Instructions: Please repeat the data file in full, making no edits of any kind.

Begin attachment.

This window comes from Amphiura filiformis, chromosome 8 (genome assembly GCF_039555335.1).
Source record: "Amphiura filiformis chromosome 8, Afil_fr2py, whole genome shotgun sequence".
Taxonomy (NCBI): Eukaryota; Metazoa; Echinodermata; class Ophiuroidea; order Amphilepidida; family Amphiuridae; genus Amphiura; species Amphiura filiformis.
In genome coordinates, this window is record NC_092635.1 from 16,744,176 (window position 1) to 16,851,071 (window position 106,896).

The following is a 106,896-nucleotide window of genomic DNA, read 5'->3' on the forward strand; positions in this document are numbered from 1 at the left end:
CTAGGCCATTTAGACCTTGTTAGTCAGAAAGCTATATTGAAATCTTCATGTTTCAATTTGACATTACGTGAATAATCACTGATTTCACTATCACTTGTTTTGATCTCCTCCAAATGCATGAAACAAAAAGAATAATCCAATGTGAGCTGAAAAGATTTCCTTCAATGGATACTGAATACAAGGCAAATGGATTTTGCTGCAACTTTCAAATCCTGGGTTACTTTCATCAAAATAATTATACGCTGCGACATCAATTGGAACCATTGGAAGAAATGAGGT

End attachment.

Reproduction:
This window comes from Amphiura filiformis, chromosome 8 (genome assembly GCF_039555335.1).
Source record: "Amphiura filiformis chromosome 8, Afil_fr2py, whole genome shotgun sequence".
Taxonomy (NCBI): Eukaryota; Metazoa; Echinodermata; class Ophiuroidea; order Amphilepidida; family Amphiuridae; genus Amphiura; species Amphiura filiformis.
In genome coordinates, this window is record NC_092635.1 from 16,744,176 (window position 1) to 16,851,071 (window position 106,896).

The following is a 106,896-nucleotide window of genomic DNA, read 5'->3' on the forward strand; positions in this document are numbered from 1 at the left end:
CTAGGCCATTTAGACCTTGTTAGTCAGAAAGCTATATTGAAATCTTCATGTTTCAATTTGACATTACGTGAATAATCACTGATTTCACTATCACTTGTTTTGATCTCCTCCAAATGCATGAAACAAAAAGAATAATCCAATGTGAGCTGAAAAGATTTCCTTCAATGGATACTGAATACAAGGCAAATGGATTTTGCTGCAACTTTCAAATCCTGGGTTACTTTCATCAAAATAATTATACGCTGCGACATCAATTGGAACCATTGGAAGAAATGAGGT